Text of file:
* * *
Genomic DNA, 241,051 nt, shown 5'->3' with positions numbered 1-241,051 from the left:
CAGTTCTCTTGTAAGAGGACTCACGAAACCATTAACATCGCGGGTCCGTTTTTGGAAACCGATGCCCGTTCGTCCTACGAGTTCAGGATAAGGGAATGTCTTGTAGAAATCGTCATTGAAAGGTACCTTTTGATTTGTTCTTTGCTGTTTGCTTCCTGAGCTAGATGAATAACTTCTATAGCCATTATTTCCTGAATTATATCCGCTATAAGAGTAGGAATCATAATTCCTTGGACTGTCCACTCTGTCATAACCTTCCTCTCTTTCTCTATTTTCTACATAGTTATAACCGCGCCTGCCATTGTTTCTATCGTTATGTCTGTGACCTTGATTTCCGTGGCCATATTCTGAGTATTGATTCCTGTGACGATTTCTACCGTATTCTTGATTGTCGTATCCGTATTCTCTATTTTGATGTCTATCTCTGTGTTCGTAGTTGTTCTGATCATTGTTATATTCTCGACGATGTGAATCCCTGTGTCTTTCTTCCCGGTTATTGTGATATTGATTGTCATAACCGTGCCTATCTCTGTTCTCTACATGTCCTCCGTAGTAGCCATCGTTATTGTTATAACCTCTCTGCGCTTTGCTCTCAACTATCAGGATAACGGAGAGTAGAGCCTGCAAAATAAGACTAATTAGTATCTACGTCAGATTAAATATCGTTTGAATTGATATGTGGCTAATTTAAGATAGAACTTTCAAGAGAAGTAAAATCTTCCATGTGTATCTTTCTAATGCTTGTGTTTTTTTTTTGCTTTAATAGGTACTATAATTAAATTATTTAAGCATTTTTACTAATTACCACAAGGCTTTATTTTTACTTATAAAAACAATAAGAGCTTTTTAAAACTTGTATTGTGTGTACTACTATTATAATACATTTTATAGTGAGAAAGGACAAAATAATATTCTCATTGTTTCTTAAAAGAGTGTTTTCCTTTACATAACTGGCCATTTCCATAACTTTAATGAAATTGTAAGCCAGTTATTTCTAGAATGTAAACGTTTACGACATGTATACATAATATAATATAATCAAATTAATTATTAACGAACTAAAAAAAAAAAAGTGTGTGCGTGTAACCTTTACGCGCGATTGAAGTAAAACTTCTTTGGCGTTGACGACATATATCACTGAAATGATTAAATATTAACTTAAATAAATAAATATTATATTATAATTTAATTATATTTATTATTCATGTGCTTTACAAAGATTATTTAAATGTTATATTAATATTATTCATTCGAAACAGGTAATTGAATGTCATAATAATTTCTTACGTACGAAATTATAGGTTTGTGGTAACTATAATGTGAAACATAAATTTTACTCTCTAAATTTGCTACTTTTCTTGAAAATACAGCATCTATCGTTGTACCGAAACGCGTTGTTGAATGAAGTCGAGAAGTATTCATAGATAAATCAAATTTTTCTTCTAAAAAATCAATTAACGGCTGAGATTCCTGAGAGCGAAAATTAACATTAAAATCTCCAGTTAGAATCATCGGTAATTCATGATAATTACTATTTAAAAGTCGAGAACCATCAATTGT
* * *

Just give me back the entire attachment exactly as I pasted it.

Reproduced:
Genomic DNA, 241,051 nt, shown 5'->3' with positions numbered 1-241,051 from the left:
CAGTTCTCTTGTAAGAGGACTCACGAAACCATTAACATCGCGGGTCCGTTTTTGGAAACCGATGCCCGTTCGTCCTACGAGTTCAGGATAAGGGAATGTCTTGTAGAAATCGTCATTGAAAGGTACCTTTTGATTTGTTCTTTGCTGTTTGCTTCCTGAGCTAGATGAATAACTTCTATAGCCATTATTTCCTGAATTATATCCGCTATAAGAGTAGGAATCATAATTCCTTGGACTGTCCACTCTGTCATAACCTTCCTCTCTTTCTCTATTTTCTACATAGTTATAACCGCGCCTGCCATTGTTTCTATCGTTATGTCTGTGACCTTGATTTCCGTGGCCATATTCTGAGTATTGATTCCTGTGACGATTTCTACCGTATTCTTGATTGTCGTATCCGTATTCTCTATTTTGATGTCTATCTCTGTGTTCGTAGTTGTTCTGATCATTGTTATATTCTCGACGATGTGAATCCCTGTGTCTTTCTTCCCGGTTATTGTGATATTGATTGTCATAACCGTGCCTATCTCTGTTCTCTACATGTCCTCCGTAGTAGCCATCGTTATTGTTATAACCTCTCTGCGCTTTGCTCTCAACTATCAGGATAACGGAGAGTAGAGCCTGCAAAATAAGACTAATTAGTATCTACGTCAGATTAAATATCGTTTGAATTGATATGTGGCTAATTTAAGATAGAACTTTCAAGAGAAGTAAAATCTTCCATGTGTATCTTTCTAATGCTTGTGTTTTTTTTTTGCTTTAATAGGTACTATAATTAAATTATTTAAGCATTTTTACTAATTACCACAAGGCTTTATTTTTACTTATAAAAACAATAAGAGCTTTTTAAAACTTGTATTGTGTGTACTACTATTATAATACATTTTATAGTGAGAAAGGACAAAATAATATTCTCATTGTTTCTTAAAAGAGTGTTTTCCTTTACATAACTGGCCATTTCCATAACTTTAATGAAATTGTAAGCCAGTTATTTCTAGAATGTAAACGTTTACGACATGTATACATAATATAATATAATCAAATTAATTATTAACGAACTAAAAAAAAAAAAGTGTGTGCGTGTAACCTTTACGCGCGATTGAAGTAAAACTTCTTTGGCGTTGACGACATATATCACTGAAATGATTAAATATTAACTTAAATAAATAAATATTATATTATAATTTAATTATATTTATTATTCATGTGCTTTACAAAGATTATTTAAATGTTATATTAATATTATTCATTCGAAACAGGTAATTGAATGTCATAATAATTTCTTACGTACGAAATTATAGGTTTGTGGTAACTATAATGTGAAACATAAATTTTACTCTCTAAATTTGCTACTTTTCTTGAAAATACAGCATCTATCGTTGTACCGAAACGCGTTGTTGAATGAAGTCGAGAAGTATTCATAGATAAATCAAATTTTTCTTCTAAAAAATCAATTAACGGCTGAGATTCCTGAGAGCGAAAATTAACATTAAAATCTCCAGTTAGAATCATCGGTAATTCATGATAATTACTATTTAAAAGTCGAGAACCATCAATTGT